“But people rush into it, saying, ‘I’m going to lose weight, I’ve got to start it on January 1 no matter what’ and then they fail because they have done no preparation other than to say ‘I am going to lose weight from January 1’. I would advise your New Year’s resolution should be to get prepared and embark on the real journey of change in February.”
So how’s it done? After consulting Prof Rickwood and Dr Harper, we bring you Friday’s top-five guide to a life changing new year over the page.
1 Be really clear on what you want
Most people think they want this new car, job, body or house but that does not equal fulfilment; it is the state they are craving. So, for example, if someone wants to lose weight, they actually want to feel healthy and attractive. If they want to save Dh30,000, they actually want safety, security and freedom. It’s the old shampoo commercial adage where the marketers aren’t selling shampoo, they’re selling lovely, shiny hair – everything is created through that feeling, that emotion.
Resolutions expert Dr Harper says, “It is the state that satiates you and this is the catch-22 because the stuff comes to you once you are vibrationally aligned to it.
“Once you have done that, you have not only gained clarity but you start to feel good and you have already built a solid foundation to launch yourself in February and set yourself up for success – not failure. Success attracts success.”
2 Don’t delay gratification
If looking and feeling healthier is your resolution, put yourself in that mindset now with additional personal grooming, some new clothes and accessories. Forget telling yourself ‘I’ll be happy when…’, but reassure yourself by saying, ‘I’ll be happy now’. Constantly delaying your joy is not a state in which you want to function, says Dr Harper.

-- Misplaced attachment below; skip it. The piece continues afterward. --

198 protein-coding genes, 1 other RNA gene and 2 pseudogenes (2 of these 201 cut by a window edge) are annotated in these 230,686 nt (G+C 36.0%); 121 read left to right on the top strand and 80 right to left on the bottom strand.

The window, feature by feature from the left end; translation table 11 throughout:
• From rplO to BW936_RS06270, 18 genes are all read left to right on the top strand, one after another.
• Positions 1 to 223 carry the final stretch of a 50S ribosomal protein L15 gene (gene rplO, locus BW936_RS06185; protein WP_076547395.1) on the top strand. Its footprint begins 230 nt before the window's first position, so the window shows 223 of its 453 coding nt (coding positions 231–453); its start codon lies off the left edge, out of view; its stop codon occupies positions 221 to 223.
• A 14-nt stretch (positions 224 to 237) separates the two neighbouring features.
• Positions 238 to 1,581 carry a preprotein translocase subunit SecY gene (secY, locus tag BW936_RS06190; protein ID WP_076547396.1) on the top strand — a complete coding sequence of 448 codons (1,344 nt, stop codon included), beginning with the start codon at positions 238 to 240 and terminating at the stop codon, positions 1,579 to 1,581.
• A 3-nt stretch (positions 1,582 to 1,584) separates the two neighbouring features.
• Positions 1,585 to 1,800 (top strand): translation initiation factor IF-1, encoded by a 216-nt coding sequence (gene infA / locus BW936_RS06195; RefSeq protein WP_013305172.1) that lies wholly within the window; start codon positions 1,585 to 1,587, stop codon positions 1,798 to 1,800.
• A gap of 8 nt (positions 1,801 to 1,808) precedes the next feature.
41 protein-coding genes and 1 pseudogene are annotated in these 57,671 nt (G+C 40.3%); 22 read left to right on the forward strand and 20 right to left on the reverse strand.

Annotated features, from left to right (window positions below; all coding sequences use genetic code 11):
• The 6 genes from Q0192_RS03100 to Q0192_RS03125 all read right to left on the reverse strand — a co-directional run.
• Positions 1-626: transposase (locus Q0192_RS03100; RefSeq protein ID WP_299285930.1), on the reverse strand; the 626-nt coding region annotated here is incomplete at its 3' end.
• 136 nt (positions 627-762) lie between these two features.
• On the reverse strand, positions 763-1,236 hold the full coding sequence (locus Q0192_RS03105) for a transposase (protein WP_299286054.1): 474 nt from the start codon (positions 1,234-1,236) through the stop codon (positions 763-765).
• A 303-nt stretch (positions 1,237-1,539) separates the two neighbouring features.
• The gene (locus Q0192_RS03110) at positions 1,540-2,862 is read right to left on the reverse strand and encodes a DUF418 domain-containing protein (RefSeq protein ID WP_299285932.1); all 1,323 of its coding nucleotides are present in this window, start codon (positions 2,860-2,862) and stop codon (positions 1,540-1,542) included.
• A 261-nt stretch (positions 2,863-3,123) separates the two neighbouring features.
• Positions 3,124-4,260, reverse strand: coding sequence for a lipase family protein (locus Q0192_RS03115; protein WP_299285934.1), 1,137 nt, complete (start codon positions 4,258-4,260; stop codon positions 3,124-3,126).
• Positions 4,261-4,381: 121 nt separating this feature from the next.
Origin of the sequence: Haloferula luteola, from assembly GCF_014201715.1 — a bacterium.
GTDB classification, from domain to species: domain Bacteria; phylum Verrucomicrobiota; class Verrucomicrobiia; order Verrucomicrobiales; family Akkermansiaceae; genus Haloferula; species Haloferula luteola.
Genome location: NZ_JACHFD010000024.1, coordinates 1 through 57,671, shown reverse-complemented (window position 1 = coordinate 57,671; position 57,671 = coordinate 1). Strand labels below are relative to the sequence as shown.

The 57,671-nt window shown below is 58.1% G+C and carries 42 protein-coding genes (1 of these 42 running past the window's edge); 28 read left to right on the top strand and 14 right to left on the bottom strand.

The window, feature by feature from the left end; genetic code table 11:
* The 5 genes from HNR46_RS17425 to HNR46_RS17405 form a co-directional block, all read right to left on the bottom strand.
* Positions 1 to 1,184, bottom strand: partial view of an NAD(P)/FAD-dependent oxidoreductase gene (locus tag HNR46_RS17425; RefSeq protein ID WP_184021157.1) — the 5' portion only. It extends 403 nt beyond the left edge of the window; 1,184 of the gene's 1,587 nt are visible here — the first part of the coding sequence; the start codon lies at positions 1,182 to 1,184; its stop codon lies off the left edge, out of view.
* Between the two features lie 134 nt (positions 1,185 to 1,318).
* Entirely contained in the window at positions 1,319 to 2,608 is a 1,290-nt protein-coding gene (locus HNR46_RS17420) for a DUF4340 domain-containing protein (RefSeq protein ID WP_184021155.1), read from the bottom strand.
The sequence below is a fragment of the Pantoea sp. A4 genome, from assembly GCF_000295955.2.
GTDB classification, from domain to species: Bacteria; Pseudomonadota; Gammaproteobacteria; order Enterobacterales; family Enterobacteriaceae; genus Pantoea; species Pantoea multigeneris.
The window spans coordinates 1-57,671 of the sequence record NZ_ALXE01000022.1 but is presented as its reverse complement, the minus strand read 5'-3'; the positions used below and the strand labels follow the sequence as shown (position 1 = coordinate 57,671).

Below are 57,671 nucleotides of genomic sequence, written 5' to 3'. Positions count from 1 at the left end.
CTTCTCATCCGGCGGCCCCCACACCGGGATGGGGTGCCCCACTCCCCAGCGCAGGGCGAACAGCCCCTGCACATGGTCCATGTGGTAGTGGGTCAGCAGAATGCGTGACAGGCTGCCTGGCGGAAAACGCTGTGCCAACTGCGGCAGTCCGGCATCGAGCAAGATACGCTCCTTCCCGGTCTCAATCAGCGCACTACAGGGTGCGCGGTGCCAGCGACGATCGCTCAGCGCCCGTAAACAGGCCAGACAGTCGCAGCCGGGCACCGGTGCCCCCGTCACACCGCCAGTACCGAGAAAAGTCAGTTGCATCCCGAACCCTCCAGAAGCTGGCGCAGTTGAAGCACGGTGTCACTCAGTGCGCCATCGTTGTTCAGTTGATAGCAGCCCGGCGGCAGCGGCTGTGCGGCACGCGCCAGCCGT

3 Assemble your tools
You can hit the ground running in February by buying discounted paper planners, etc., in January. It’s also the time to buy that new domain for the website you’re going to start. And get your family and friends on board – they are important for motivation.
4 Now plan
Professor Rickwood suggests really thinking about the benefits of taking January to put yourself in a position to succeed by polishing up your plans for the year ahead. She says, “By taking the first month of the calendar year to focus on the future through reflection and planning without the baggage of a worn-out body and mind, I would think, you would have a much greater chance of success.”
Prof Rickwood advises a strategic plan with three elements: ACTION: Set your goals – you don’t achieve major behaviour change in one fell swoop so break it up into manageable chunks, for example, a morning walk three days a week, sourcing new reading material for your new study course.
But don’t get stuck in planning; that’s called procrastination. COPING: Realise behaviour change is going to be hard and that you may fall off the wagon. Identify the barriers that might cause setbacks and list how you are going to deal with them before you actually need to. RECOVERY: Often changes cannot be achieved in a short time – when it doesn’t work, it is tempting to slide into a bit of all-or-nothing thinking, which will make you feel worse. Accept you are likely to encounter a bit of early failure and build that into your planning.
5 Recharge and reflect
Cultivate an attitude of gratification. Every day for a week, write three things you are grateful for each hour you are awake. You’ll be amazed. Also celebrate each goal along the way. Avoid a flatline life focused on getting to that goal and then to the next. Both experts agree that sometimes being too attached to an outcome gets in the way of your success and a narrow path can blind you to opportunities.